Earth Day resonates throughout Colorado

By Elizabeth Stortroen
THE COLORADO STATESMAN

At age 39, Earth Day seems to be reaching its prime. The once-counterculture event celebrated on April 22 is now only a small marker of the omnipresent, Obama-administration-funded “New Energy Economy” — and it’s everywhere.

On March 28, nearly a month before the Big Day, Rep. John Kefalas, D-Fort Collins, led the first official Colorado observance of Earth Hour, a global action against climate change that began in Australia in 2007, and is observed on the last Saturday of March.

“In recognition of Earth Hour and the enormous threat of global climate change … the symbolic gesture of turning off the State Capitol lights underscores the importance of energy efficiency and conservation as one of the most effective means to address climate change,” said Kefalas, as he watched the lights dim beneath the Gold Dome.

In 2005, Mayor John Hickenlooper pledged to improve the environment of Denver and reduce greenhouse gas emissions by signing the Mayor’s Climate Protection Agreement. The plan aims to reduce greenhouse gas emissions across the state by up to 20 percent by 2020 and up to 80 percent by 2050.

In 2006, Hickenlooper established the Greenprint Denver initiative to help the city reach its climate action plan. Greenprint Denver supports sustainability as a core value to improve efficiencies in resource use and to reduce environmental impact.

During the Democratic National Convention last August, Hickenlooper and Gov. Bill Ritter seized the moment, using the DNC as a platform to show other cities how to implement environmentally friendly stewardship.

Some of the “legacy programs” established during the DNC remain active, said Michele Weingarden, director of Greenprint Denver.

“Our sustainability efforts stretch further than that week alone,” Weingarden said.

She said the bike-sharing program that debuted during the convention will be implemented in Denver this summer, and trash-recycling programs for large events also are up for renewal.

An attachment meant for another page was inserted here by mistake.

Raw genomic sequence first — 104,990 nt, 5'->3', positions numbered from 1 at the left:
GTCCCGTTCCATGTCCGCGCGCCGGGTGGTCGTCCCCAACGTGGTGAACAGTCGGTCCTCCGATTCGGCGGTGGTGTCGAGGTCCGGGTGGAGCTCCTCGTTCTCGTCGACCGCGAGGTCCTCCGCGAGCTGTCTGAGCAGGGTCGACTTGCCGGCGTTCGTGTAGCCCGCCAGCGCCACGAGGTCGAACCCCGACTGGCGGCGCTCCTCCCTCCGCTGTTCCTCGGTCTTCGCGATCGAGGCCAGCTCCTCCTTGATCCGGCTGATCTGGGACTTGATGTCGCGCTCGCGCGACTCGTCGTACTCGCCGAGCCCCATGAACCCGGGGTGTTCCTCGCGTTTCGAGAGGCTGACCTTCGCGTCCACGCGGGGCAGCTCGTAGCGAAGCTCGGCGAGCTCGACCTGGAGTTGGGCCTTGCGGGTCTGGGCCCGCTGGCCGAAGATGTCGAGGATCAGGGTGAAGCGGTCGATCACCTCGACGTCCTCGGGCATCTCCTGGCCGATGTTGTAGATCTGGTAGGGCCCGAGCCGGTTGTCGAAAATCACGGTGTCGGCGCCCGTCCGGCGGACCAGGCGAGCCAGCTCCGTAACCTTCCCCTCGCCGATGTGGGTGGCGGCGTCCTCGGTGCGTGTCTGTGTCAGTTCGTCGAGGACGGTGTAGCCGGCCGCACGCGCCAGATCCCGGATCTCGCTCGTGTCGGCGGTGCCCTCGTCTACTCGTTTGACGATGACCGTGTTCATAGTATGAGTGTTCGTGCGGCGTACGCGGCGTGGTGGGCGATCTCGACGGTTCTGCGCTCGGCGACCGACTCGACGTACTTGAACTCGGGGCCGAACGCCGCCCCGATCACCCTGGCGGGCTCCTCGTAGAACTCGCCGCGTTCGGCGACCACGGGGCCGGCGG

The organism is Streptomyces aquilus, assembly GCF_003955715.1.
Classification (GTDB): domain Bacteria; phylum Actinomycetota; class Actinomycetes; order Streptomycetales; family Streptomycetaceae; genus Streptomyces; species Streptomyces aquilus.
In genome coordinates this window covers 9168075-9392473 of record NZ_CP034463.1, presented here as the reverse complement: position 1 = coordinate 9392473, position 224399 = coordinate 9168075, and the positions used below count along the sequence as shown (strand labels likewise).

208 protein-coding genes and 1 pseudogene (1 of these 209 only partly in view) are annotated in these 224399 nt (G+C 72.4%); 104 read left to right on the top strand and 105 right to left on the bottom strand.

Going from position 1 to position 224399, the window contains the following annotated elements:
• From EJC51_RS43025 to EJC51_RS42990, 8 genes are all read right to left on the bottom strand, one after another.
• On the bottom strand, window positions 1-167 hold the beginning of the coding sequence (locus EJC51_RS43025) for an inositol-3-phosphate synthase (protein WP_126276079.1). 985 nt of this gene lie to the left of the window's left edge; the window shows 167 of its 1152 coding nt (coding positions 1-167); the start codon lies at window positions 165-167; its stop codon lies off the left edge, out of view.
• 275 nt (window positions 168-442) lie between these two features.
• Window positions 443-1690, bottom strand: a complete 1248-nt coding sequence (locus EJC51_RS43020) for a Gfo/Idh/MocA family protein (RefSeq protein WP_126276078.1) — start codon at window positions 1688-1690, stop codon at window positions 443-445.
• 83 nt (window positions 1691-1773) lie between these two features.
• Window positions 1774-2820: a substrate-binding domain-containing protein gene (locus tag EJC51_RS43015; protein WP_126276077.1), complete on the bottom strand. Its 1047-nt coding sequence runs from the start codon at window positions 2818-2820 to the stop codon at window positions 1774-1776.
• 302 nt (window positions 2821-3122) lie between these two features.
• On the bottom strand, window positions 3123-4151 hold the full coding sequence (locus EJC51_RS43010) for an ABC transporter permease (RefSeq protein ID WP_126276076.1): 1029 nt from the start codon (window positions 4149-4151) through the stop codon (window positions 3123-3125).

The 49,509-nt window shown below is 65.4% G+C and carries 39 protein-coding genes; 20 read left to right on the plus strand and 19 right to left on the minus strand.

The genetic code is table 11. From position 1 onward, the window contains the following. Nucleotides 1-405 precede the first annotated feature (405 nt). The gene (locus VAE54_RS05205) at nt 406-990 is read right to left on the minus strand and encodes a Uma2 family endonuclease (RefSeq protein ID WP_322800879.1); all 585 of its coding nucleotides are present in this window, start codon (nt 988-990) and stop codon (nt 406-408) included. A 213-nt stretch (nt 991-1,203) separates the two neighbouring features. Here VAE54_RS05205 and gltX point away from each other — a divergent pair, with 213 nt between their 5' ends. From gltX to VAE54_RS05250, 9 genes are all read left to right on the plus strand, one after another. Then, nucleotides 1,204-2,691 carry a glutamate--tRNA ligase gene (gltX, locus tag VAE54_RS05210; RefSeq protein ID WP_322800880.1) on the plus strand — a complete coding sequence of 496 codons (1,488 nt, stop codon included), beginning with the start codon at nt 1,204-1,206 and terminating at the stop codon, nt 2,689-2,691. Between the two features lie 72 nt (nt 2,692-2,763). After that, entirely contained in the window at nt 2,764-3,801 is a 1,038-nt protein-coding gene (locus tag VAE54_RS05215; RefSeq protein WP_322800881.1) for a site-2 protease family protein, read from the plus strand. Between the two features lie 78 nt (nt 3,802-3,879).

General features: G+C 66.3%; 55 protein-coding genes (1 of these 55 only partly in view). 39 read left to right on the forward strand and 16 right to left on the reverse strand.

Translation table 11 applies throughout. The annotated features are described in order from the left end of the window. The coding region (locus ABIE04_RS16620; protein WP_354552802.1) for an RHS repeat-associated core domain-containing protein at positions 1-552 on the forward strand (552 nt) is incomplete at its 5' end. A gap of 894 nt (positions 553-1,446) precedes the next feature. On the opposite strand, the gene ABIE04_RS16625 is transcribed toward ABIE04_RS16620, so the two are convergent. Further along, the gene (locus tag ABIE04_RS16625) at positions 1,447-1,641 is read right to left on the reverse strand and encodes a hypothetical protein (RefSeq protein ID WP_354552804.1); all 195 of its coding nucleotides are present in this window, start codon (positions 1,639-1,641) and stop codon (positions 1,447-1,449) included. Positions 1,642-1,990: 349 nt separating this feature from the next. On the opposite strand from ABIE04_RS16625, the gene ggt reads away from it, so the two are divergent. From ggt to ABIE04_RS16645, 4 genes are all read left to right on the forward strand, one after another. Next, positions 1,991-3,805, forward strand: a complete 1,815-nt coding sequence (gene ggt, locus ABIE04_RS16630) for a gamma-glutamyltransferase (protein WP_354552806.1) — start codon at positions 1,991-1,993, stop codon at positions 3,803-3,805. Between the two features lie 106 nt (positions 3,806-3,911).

“We are also providing information so event planners can learn how to stage carbon-neutral events in Denver,” she said. “The beauty of this project is that the money used to offset carbon is used for the state of Colorado’s carbon fund, which funds energy efficiency projects in our own state.”

At the state level, Ritter established the Governor’s Energy Office in 2007, which has been working with communities, utilities, private and public organizations and individuals to promote development of as wind, solar, geothermal and other renewable energy technologies.

Need help going green? Throughout the year, the Sierra Club of the Rocky Mountains will be hosting free, one-hour Home Energy Solution Training seminars throughout Denver. For more information, go to rmc.sierraclub.org.

“We will be taking people through different ways to cut down their energy usage through installing solar panels or becoming a part of the wind source program,” said Jonah Fruchter, regional conservation organizer for the Sierra Club. “But since not everyone in these economic times can afford solar, we will also be taking people through easy and affordable energy efficiency steps to help them cut down their energy usage at home.”